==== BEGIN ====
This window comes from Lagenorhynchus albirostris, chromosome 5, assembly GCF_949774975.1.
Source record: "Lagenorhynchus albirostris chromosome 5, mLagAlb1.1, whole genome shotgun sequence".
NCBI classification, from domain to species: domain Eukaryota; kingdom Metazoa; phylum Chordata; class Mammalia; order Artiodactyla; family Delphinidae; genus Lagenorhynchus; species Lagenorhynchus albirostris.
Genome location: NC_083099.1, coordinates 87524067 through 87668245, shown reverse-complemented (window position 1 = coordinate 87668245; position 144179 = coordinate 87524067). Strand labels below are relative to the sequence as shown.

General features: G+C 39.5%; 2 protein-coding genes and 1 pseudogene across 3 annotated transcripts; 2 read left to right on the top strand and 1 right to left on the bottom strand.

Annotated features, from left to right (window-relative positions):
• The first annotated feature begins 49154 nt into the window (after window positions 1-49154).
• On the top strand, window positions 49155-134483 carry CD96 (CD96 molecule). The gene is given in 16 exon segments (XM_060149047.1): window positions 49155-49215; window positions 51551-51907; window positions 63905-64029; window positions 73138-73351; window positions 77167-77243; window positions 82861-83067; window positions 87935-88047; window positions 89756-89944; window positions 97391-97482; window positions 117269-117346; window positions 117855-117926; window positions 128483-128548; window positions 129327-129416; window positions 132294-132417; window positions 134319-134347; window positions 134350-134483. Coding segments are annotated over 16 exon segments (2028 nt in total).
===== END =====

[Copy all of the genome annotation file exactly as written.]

This window comes from Lagenorhynchus albirostris, chromosome 5, assembly GCF_949774975.1.
Source record: "Lagenorhynchus albirostris chromosome 5, mLagAlb1.1, whole genome shotgun sequence".
NCBI classification, from domain to species: domain Eukaryota; kingdom Metazoa; phylum Chordata; class Mammalia; order Artiodactyla; family Delphinidae; genus Lagenorhynchus; species Lagenorhynchus albirostris.
Genome location: NC_083099.1, coordinates 87524067 through 87668245, shown reverse-complemented (window position 1 = coordinate 87668245; position 144179 = coordinate 87524067). Strand labels below are relative to the sequence as shown.

General features: G+C 39.5%; 2 protein-coding genes and 1 pseudogene across 3 annotated transcripts; 2 read left to right on the top strand and 1 right to left on the bottom strand.

Annotated features, from left to right (window-relative positions):
• The first annotated feature begins 49154 nt into the window (after window positions 1-49154).
• On the top strand, window positions 49155-134483 carry CD96 (CD96 molecule). The gene is given in 16 exon segments (XM_060149047.1): window positions 49155-49215; window positions 51551-51907; window positions 63905-64029; window positions 73138-73351; window positions 77167-77243; window positions 82861-83067; window positions 87935-88047; window positions 89756-89944; window positions 97391-97482; window positions 117269-117346; window positions 117855-117926; window positions 128483-128548; window positions 129327-129416; window positions 132294-132417; window positions 134319-134347; window positions 134350-134483. Coding segments are annotated over 16 exon segments (2028 nt in total).